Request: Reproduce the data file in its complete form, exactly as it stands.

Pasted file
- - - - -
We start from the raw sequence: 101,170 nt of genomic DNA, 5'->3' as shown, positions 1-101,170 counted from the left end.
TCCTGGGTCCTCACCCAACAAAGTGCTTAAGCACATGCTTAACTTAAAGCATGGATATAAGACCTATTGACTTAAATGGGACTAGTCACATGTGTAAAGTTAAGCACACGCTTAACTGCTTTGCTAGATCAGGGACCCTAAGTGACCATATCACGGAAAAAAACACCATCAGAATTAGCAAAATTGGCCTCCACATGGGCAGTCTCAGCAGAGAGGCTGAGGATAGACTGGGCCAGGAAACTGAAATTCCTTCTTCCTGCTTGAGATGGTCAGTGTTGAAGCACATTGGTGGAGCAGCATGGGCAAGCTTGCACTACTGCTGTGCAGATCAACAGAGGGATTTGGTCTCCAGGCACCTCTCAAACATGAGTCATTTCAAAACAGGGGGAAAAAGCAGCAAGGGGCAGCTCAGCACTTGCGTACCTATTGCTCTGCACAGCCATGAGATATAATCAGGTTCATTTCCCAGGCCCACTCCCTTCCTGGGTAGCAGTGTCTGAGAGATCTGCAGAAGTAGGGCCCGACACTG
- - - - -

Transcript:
We start from the raw sequence: 101,170 nt of genomic DNA, 5'->3' as shown, positions 1-101,170 counted from the left end.
TCCTGGGTCCTCACCCAACAAAGTGCTTAAGCACATGCTTAACTTAAAGCATGGATATAAGACCTATTGACTTAAATGGGACTAGTCACATGTGTAAAGTTAAGCACACGCTTAACTGCTTTGCTAGATCAGGGACCCTAAGTGACCATATCACGGAAAAAAACACCATCAGAATTAGCAAAATTGGCCTCCACATGGGCAGTCTCAGCAGAGAGGCTGAGGATAGACTGGGCCAGGAAACTGAAATTCCTTCTTCCTGCTTGAGATGGTCAGTGTTGAAGCACATTGGTGGAGCAGCATGGGCAAGCTTGCACTACTGCTGTGCAGATCAACAGAGGGATTTGGTCTCCAGGCACCTCTCAAACATGAGTCATTTCAAAACAGGGGGAAAAAGCAGCAAGGGGCAGCTCAGCACTTGCGTACCTATTGCTCTGCACAGCCATGAGATATAATCAGGTTCATTTCCCAGGCCCACTCCCTTCCTGGGTAGCAGTGTCTGAGAGATCTGCAGAAGTAGGGCCCGACACTG